In 2006, going along with the momentum and under the influence of the nuclear industry, a law was enacted hastily in order to begin work. But this law took no account of the conclusions of the public debate that was held in 2005-2006. This conclusion proposed a medium-term solution—involving long-duration storage—which would require approval and consent after a long period of observation and research.
In June 2007, the absence of control was verified by the first reports of the National Commission of Evaluation which described operations done with no critical review and no discussion of problems to yet to come.

All that we had predicted was verified

The result is that CIGEO now harbors conceptual and structural errors which were anticipated. The Argile files produced in 2005 and 2009 by ANDRA already described the immense fragility of the geological storage option. In 2012, we denounced the problem of hydrogen that arose from having chosen the clay medium, the failure to account for used fuel, uncertainty about sealing the wastes, the need for continual ventilation, the vulnerability of the shafts and pits to contamination, and the impossibility of removing the waste in case of accident or fire.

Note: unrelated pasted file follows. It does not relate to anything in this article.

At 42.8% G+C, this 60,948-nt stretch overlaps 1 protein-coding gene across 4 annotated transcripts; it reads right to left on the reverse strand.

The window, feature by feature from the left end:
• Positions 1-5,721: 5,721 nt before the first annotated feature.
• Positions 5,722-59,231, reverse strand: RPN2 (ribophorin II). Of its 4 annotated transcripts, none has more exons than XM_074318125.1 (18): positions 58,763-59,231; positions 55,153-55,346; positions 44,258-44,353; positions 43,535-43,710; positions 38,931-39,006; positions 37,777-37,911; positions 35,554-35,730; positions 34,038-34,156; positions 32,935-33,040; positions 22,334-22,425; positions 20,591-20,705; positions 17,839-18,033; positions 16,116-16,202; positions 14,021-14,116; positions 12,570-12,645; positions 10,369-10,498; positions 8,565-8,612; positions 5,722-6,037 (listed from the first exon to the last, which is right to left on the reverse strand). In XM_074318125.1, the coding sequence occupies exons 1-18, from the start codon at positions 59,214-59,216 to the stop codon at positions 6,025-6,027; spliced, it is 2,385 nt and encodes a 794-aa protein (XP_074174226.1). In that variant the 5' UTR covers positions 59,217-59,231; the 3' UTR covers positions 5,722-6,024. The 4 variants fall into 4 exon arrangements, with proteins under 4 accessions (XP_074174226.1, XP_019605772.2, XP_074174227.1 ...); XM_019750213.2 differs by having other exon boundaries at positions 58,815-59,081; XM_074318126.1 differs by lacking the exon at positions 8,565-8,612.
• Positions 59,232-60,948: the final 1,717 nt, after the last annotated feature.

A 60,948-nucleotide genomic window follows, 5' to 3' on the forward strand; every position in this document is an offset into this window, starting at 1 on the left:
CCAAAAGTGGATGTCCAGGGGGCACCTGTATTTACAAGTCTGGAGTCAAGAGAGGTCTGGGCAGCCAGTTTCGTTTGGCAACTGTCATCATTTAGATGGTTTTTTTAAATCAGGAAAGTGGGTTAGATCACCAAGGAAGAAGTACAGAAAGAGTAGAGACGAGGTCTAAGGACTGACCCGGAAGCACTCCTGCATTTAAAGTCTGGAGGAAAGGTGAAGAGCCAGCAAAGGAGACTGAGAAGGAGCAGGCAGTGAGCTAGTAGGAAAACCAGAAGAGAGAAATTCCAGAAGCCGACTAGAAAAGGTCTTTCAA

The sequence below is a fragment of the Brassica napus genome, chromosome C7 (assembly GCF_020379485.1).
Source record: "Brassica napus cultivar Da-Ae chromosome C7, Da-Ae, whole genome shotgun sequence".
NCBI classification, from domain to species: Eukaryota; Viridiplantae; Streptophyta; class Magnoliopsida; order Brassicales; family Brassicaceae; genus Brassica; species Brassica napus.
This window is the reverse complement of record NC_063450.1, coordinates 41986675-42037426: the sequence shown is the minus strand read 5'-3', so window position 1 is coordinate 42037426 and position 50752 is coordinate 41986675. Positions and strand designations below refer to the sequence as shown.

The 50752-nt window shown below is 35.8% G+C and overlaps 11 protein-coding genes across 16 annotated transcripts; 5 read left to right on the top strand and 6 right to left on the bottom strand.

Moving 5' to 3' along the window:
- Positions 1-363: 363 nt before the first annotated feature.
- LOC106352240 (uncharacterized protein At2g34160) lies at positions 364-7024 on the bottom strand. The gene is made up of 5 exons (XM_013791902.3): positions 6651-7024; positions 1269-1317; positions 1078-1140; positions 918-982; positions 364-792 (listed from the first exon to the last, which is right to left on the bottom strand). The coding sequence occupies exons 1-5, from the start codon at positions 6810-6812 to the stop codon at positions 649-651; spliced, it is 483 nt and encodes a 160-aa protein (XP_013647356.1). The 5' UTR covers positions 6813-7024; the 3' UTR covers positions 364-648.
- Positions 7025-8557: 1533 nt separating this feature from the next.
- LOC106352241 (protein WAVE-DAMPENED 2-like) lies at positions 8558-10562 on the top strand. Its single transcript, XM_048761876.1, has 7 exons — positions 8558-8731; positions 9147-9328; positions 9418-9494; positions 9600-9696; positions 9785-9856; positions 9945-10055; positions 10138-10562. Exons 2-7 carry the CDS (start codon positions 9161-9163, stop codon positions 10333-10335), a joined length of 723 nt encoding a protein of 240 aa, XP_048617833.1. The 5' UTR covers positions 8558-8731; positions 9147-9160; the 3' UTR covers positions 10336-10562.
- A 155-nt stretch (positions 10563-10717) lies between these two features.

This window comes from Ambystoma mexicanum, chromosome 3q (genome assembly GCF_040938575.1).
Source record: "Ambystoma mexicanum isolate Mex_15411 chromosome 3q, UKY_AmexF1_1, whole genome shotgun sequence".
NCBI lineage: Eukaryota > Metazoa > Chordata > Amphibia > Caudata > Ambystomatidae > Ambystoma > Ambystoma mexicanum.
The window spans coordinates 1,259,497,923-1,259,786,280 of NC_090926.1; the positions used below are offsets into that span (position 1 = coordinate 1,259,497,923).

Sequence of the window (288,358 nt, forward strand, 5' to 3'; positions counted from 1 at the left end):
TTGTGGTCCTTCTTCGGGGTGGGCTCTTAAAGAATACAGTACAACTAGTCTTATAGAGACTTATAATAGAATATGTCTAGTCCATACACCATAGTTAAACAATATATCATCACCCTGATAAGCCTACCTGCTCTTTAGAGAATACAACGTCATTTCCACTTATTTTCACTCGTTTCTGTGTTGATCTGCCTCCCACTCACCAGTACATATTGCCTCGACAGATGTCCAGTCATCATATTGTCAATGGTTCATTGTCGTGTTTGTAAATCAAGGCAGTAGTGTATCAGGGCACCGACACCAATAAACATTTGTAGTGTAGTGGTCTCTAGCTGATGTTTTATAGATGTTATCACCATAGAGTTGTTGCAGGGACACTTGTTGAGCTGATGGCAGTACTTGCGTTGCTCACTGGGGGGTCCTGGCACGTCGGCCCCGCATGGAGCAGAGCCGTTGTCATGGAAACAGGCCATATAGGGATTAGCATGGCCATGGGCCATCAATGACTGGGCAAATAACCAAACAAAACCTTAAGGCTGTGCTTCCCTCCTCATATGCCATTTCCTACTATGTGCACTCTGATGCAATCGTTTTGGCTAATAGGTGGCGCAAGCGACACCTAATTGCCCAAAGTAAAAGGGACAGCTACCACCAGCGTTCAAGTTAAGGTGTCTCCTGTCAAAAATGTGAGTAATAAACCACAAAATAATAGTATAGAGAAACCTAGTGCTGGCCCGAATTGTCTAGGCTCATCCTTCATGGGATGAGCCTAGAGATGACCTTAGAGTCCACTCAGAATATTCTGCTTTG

All that we warned about has been officially recognized. The laboratory must be and can only be a laboratory as it was described in 1999 to the residents of la Meuse and la Haute-Marne.
          Nonetheless, we are aware that the wastes will not disappear with the disappearance of CIGEO. It is imperative to find another solution. Let’s go back to the spirit and the letter of the conclusions of the public debate in 2005-2006: sub-surface dry storage in order to be able to conduct research on the nature of the wastes, how to sort and classify them, and on their production, without dogmatism, mobilizing the indispensable skepticism and pragmatism needed in the face of such a complex problem.